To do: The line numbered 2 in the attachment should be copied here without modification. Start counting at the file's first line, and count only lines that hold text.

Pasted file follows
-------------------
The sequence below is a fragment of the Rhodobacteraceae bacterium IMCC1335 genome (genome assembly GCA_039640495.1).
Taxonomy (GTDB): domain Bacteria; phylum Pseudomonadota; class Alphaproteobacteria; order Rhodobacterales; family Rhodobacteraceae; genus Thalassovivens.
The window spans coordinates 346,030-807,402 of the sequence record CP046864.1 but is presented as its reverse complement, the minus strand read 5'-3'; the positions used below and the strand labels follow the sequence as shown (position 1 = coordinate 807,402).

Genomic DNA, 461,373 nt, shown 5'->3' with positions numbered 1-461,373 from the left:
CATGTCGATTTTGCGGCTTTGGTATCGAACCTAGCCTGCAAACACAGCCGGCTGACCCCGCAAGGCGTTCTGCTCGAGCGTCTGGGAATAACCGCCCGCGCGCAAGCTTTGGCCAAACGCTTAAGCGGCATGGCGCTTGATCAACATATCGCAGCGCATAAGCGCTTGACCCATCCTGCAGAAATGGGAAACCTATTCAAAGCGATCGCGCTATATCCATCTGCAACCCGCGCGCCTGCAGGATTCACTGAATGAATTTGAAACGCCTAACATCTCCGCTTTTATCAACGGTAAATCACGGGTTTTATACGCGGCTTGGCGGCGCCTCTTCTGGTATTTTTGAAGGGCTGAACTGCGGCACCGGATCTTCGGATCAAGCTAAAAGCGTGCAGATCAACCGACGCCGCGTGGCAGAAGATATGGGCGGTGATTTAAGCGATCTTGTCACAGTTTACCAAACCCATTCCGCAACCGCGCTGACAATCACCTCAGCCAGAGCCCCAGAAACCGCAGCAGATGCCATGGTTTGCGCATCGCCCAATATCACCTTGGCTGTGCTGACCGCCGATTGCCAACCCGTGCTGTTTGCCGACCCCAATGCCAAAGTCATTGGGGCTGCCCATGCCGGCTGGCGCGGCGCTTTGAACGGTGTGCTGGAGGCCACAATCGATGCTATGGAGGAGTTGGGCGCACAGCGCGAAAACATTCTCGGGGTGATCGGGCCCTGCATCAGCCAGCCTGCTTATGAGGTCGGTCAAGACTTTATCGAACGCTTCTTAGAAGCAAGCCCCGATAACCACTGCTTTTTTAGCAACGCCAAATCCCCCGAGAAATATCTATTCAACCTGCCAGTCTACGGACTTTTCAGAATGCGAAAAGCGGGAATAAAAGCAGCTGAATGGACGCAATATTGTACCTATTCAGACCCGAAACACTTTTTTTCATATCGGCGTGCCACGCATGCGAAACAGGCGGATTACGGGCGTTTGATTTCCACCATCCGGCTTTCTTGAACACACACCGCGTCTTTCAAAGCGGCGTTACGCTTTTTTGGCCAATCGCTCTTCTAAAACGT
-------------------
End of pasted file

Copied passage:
Taxonomy (GTDB): domain Bacteria; phylum Pseudomonadota; class Alphaproteobacteria; order Rhodobacterales; family Rhodobacteraceae; genus Thalassovivens.